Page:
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March 20, 2016
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April 17, 2016

What does the seasoned world traveller do when they want an adventure but don't have the time to ride from the front door and head for the horizon? They get online, choose an exotic location and find an adventure travel company that has the right balance between the gear, guide and exploration.

Dave King did just that, booking in a week long trip through the heart of Cambodia with Red Dirt Tours. We caught up to find out more about a trip that took in the dirt but also embedded him in the culture and community of the 'Kingdom of Wonder'.


Hi Dave, great to meet you. You've taken your motorbike all over the world, what have been your standout trips?


It is very difficult to say; all trips have their adventures and moments of wonder. Travelling the length of Africa on a Suzuki DR600S in 1988 and 89 was a profound experience, partly because I was travelling for seven months and partly because at times it was like being in a different time period, if not on a different planet. Spending seven weeks riding the Trans Am Trail (TAT) with Danielle on our KTM 690Rs last year was also outstanding. It really brought home how large and varied the USA is and also how sparsely populated it is away from the main cities. In terms of organised trips, riding around the middle of the Sahara with Chris Scott in 2007 stands out because we were riding through areas with no evidence of human passage.


You're obviously a seasoned traveller and handy on a motorbike. So what attracted you to Cambodia? Why not just book some flights and take yourself off on your own?


We had not travelled South East Asia before and it had always intrigued us. It appeared to have a history and culture quite unlike anything we had experienced before. I looked at several trips on the internet but it was Tim’s Red Dirt Tour in Cambodia that grabbed me. It would have been nice to fly the KTMs out and spend longer in the region but there is only so much time away from work that we can get away with and supported trips mean that you can do and see a lot in a relatively short time.


There's plenty of bike tours on offer in that part of the world that cater to all sorts of experiences. What attracted you to Red Dirt?


The description of the trip and the (excellent) photos on the website covered the culture of the country as much as the riding. Talking to Tim confirmed that he had a real love of the country and its people and one of his aims was to share this with other riders. I got a good vibe from him; which turned out to be correct.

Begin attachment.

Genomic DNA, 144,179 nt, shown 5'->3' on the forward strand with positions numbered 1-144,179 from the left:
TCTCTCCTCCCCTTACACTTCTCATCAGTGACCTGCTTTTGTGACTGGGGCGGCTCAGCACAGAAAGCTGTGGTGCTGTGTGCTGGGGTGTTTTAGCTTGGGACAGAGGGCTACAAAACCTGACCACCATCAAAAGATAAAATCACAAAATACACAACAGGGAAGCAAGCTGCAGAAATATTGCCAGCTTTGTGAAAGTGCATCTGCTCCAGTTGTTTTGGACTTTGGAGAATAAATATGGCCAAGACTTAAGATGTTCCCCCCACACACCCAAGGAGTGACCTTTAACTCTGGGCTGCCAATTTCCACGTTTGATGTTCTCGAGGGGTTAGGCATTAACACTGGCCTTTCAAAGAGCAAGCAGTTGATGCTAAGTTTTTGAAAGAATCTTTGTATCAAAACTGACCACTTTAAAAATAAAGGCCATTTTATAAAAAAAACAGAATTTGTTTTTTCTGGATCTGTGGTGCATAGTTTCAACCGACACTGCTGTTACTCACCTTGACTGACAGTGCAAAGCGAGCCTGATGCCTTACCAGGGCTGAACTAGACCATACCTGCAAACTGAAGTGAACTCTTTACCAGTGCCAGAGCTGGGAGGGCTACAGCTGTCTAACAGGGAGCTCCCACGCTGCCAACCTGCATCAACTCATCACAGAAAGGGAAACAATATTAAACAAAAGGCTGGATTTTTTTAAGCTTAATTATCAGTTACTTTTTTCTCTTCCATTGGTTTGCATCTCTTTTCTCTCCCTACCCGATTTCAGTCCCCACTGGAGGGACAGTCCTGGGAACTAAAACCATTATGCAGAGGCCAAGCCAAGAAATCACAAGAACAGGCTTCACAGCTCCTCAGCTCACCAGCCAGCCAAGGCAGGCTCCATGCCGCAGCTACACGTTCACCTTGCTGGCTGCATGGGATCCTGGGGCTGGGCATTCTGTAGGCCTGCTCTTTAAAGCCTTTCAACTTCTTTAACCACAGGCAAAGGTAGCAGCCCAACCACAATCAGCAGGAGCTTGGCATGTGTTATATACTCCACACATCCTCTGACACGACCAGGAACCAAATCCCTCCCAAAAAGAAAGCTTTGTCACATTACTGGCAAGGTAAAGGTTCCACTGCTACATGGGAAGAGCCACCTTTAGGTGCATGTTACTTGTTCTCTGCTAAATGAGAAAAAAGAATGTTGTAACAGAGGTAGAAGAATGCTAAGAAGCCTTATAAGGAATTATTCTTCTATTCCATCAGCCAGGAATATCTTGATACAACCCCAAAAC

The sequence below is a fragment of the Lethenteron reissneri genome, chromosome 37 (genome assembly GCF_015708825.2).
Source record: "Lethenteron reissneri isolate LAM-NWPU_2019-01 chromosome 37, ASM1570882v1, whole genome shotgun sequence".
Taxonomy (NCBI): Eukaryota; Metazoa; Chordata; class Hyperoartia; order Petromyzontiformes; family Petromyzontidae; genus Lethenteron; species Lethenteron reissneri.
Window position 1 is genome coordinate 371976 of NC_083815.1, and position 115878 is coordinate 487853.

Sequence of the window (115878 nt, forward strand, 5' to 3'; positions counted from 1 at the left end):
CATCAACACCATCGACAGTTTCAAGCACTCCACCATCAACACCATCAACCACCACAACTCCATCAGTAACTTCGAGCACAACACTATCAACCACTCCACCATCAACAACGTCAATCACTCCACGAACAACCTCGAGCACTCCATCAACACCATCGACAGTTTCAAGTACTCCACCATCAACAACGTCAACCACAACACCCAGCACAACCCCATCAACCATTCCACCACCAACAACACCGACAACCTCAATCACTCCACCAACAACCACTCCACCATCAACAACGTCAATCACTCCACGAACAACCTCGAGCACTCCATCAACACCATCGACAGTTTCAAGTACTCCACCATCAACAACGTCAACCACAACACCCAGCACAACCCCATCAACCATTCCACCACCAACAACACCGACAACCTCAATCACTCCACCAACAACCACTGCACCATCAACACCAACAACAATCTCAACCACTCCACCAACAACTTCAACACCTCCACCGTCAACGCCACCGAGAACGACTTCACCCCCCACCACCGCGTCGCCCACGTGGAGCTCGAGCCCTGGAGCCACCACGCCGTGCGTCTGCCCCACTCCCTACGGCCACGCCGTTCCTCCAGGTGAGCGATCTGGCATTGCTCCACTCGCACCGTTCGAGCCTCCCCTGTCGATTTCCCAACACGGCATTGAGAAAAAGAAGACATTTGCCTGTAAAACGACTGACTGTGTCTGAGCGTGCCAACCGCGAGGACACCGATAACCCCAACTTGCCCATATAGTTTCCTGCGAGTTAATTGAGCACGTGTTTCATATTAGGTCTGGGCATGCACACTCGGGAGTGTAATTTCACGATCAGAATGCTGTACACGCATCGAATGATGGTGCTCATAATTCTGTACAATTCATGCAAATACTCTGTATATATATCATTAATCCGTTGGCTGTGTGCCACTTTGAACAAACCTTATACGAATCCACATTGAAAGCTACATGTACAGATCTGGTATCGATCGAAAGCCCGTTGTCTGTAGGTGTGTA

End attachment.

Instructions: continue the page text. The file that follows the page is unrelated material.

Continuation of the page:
Packing light, the key to success

7 days through the heart of Cambodia


Did you do much preparation before you left? I imagine your travel experience has taught you what to take and what to leave behind.


We always take the minimum possible, indeed we have a standard checklist to which we refer ever trip, to make packing easier. The most important thing on any trip with off-road or dirt-road content is lightweight but protective riding gear, plus a backpack with water bladder. I used a Gore-Tex Klim Traverse jacket and trousers plus a Dainese one-piece mesh body armour with integral body belt. Most of the time this worked well but on a couple of days the high temperature and humidity resulted in me leaving the jacket off. Maybe a Forcefield body armour shirt, without a jacket (as recommended by Tim in his rider notes), would have been a better choice for the conditions. Gareth, one of the other riders, used this and thought it worked well.



So Cambodia. What's it like?


Cambodia appeared to us to be shaped very much by two periods in its history. The first was at the height of the Khmer Empire, around AD800 to AD1300, when the great temples, such as Angkor Wat and Ta Promh (of ‘Tomb Raider’ fame) were built. The second was in the 1960s and 70s, with the Vietnam War, Cambodian civil war, Khmer Rouge and Pol Pot.

Strangely, for a country with such a troubled period in its relatively recent history, the people have a real warmth and kindness to them. An example of this is the traffic in the bigger towns and cities. Although it looks manic, it is all very co-operative, like a strange dance, and road rage is virtually inconceivable. Most Cambodians are Buddhist and this does seem to have a very positive effect on the way that they look at things.

Dan and I spent a few days in Phnom Penh, prior to the Red Dirt trip, looking at museums, markets, palaces, etc. and about a week in Siem Reap after the trip looking at temples, museums, and more temples. Our Christmas dinner was a bowl of Cornflakes outside Angkor Wat. We would recommend to anyone doing one of Tim’s tours to visit some of the temples around Siem Reap afterwards as they really are interesting. You actually come across temples in the jungle during the trip, one of which we camped at overnight.